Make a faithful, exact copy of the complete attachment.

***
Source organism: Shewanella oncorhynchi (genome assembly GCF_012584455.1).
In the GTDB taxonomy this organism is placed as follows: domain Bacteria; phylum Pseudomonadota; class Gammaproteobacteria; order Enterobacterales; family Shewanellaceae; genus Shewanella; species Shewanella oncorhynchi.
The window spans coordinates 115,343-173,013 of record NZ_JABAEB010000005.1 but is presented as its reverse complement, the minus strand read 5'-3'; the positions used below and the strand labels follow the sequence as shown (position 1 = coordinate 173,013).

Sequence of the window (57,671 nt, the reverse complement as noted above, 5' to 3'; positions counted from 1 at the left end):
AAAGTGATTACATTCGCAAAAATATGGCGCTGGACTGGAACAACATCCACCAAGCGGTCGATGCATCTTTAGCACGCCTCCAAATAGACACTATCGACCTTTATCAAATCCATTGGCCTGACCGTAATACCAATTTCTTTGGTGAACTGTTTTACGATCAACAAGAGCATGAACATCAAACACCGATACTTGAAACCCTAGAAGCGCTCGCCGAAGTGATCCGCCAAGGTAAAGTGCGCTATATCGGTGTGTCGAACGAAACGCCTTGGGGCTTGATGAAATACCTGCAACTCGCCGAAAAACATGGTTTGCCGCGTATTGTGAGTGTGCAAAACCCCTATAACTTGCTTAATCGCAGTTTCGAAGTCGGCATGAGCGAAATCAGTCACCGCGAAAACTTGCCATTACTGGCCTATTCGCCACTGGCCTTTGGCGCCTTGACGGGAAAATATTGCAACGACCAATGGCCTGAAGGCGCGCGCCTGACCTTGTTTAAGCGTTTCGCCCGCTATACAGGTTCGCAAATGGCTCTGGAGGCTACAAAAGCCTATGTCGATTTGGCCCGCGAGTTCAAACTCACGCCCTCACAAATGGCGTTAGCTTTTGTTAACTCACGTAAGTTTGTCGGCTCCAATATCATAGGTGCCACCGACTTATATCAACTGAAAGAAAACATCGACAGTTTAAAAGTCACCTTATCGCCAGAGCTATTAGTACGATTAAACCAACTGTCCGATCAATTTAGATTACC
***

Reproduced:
Source organism: Shewanella oncorhynchi (genome assembly GCF_012584455.1).
In the GTDB taxonomy this organism is placed as follows: domain Bacteria; phylum Pseudomonadota; class Gammaproteobacteria; order Enterobacterales; family Shewanellaceae; genus Shewanella; species Shewanella oncorhynchi.
The window spans coordinates 115,343-173,013 of record NZ_JABAEB010000005.1 but is presented as its reverse complement, the minus strand read 5'-3'; the positions used below and the strand labels follow the sequence as shown (position 1 = coordinate 173,013).

Sequence of the window (57,671 nt, the reverse complement as noted above, 5' to 3'; positions counted from 1 at the left end):
AAAGTGATTACATTCGCAAAAATATGGCGCTGGACTGGAACAACATCCACCAAGCGGTCGATGCATCTTTAGCACGCCTCCAAATAGACACTATCGACCTTTATCAAATCCATTGGCCTGACCGTAATACCAATTTCTTTGGTGAACTGTTTTACGATCAACAAGAGCATGAACATCAAACACCGATACTTGAAACCCTAGAAGCGCTCGCCGAAGTGATCCGCCAAGGTAAAGTGCGCTATATCGGTGTGTCGAACGAAACGCCTTGGGGCTTGATGAAATACCTGCAACTCGCCGAAAAACATGGTTTGCCGCGTATTGTGAGTGTGCAAAACCCCTATAACTTGCTTAATCGCAGTTTCGAAGTCGGCATGAGCGAAATCAGTCACCGCGAAAACTTGCCATTACTGGCCTATTCGCCACTGGCCTTTGGCGCCTTGACGGGAAAATATTGCAACGACCAATGGCCTGAAGGCGCGCGCCTGACCTTGTTTAAGCGTTTCGCCCGCTATACAGGTTCGCAAATGGCTCTGGAGGCTACAAAAGCCTATGTCGATTTGGCCCGCGAGTTCAAACTCACGCCCTCACAAATGGCGTTAGCTTTTGTTAACTCACGTAAGTTTGTCGGCTCCAATATCATAGGTGCCACCGACTTATATCAACTGAAAGAAAACATCGACAGTTTAAAAGTCACCTTATCGCCAGAGCTATTAGTACGATTAAACCAACTGTCCGATCAATTTAGATTACC